Dissertations, Theses and Capstone Projects

Date of Award

Spring 2013

Degree Type


Degree Name

Master of Science in Criminal Justice (MSCJ)


Criminal Justice

First Advisor

Dr. Rebecca Petersen

Second Advisor

Dr. Sutham Cobkit

Third Advisor

Dr. Lewis VanBrackle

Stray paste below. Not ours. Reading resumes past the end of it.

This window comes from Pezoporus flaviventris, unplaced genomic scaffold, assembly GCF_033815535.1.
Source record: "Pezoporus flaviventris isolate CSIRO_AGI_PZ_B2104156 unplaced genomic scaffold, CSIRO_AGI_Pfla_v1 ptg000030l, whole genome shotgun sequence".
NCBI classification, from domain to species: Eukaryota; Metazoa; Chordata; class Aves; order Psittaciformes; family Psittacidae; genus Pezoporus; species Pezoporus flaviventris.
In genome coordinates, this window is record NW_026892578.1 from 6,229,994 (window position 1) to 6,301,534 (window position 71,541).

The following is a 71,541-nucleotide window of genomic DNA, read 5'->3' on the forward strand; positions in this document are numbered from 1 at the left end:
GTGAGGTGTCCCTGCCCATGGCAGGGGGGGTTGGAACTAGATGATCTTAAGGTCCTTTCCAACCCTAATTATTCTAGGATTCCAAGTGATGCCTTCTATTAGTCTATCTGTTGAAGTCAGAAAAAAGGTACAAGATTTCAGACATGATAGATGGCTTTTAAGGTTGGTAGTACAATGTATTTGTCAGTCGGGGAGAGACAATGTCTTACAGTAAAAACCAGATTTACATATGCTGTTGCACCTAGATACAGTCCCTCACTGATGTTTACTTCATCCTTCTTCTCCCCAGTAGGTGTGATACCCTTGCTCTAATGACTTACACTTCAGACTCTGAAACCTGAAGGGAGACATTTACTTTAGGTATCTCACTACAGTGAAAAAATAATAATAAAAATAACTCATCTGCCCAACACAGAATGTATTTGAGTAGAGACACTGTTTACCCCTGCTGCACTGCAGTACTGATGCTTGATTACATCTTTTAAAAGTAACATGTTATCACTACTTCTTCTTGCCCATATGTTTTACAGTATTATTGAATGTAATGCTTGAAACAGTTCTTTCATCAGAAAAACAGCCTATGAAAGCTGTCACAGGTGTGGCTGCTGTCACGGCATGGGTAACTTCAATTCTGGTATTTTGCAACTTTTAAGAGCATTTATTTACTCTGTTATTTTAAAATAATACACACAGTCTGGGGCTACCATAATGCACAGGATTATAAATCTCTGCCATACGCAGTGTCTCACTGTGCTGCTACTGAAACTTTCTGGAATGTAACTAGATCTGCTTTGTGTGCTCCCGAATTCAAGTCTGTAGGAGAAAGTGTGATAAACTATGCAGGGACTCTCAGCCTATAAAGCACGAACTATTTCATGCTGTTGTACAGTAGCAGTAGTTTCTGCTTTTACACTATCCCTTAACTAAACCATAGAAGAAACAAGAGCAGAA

The possession and distribution of online child pornography is a growingly pervasive problem and its pessimistic effects and dimensions are far-reaching in today’s society. With the steady increase in these types of offenses, it is pertinent that a better understanding of this heinous crime is addressed through various research endeavors. A research avenue significantly lacking in regard to these types of crimes is the extent to which the utilization of technology is further facilitating these types of crimes. Thus, it is the objective of the present study to specifically address these issues with its relationship to technology. In order to achieve this goal, a secondary data analysis was conducted using data from two prior studies with specific attention to the technological variables used by online sex offenders possessing or distributing child pornography. Conclusions of this study determined that technology does play a contributing role in the possession of increased amounts of child pornography over time. Specifically, hard drives, removable media, peer-to-peer, and encryption were all identified as having statistically significant relationships to either increased image/video amount or increased usage of that particular technology over time. This study concludes with policy implications and future research recommendations based on this study’s findings.